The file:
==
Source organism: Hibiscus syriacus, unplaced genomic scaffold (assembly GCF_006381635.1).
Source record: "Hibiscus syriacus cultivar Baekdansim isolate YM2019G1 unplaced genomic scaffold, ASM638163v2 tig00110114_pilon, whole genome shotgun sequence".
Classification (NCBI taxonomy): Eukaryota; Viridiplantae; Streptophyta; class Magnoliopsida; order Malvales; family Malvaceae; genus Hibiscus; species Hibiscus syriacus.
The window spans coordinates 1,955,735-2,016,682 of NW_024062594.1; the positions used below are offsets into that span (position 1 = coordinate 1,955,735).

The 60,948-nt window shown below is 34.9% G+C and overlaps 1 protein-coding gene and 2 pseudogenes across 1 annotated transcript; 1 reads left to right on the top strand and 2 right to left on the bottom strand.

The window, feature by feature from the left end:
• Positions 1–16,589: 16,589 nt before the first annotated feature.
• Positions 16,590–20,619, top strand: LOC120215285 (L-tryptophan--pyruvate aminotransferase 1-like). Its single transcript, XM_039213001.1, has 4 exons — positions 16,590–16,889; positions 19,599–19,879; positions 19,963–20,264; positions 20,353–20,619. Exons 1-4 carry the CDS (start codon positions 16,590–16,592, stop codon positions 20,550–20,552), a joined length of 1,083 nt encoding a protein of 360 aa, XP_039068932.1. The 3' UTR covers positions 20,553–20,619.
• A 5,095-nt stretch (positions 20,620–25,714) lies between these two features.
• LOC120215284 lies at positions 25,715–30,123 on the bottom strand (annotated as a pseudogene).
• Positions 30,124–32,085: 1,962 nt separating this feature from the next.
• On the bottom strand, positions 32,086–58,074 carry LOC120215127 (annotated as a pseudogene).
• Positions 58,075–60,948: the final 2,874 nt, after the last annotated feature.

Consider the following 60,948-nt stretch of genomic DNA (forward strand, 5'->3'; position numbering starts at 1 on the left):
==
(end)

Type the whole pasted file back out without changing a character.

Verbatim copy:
Source organism: Hibiscus syriacus, unplaced genomic scaffold (assembly GCF_006381635.1).
Source record: "Hibiscus syriacus cultivar Baekdansim isolate YM2019G1 unplaced genomic scaffold, ASM638163v2 tig00110114_pilon, whole genome shotgun sequence".
Classification (NCBI taxonomy): Eukaryota; Viridiplantae; Streptophyta; class Magnoliopsida; order Malvales; family Malvaceae; genus Hibiscus; species Hibiscus syriacus.
The window spans coordinates 1,955,735-2,016,682 of NW_024062594.1; the positions used below are offsets into that span (position 1 = coordinate 1,955,735).

The 60,948-nt window shown below is 34.9% G+C and overlaps 1 protein-coding gene and 2 pseudogenes across 1 annotated transcript; 1 reads left to right on the top strand and 2 right to left on the bottom strand.

The window, feature by feature from the left end:
• Positions 1–16,589: 16,589 nt before the first annotated feature.
• Positions 16,590–20,619, top strand: LOC120215285 (L-tryptophan--pyruvate aminotransferase 1-like). Its single transcript, XM_039213001.1, has 4 exons — positions 16,590–16,889; positions 19,599–19,879; positions 19,963–20,264; positions 20,353–20,619. Exons 1-4 carry the CDS (start codon positions 16,590–16,592, stop codon positions 20,550–20,552), a joined length of 1,083 nt encoding a protein of 360 aa, XP_039068932.1. The 3' UTR covers positions 20,553–20,619.
• A 5,095-nt stretch (positions 20,620–25,714) lies between these two features.
• LOC120215284 lies at positions 25,715–30,123 on the bottom strand (annotated as a pseudogene).
• Positions 30,124–32,085: 1,962 nt separating this feature from the next.
• On the bottom strand, positions 32,086–58,074 carry LOC120215127 (annotated as a pseudogene).
• Positions 58,075–60,948: the final 2,874 nt, after the last annotated feature.

Consider the following 60,948-nt stretch of genomic DNA (forward strand, 5'->3'; position numbering starts at 1 on the left):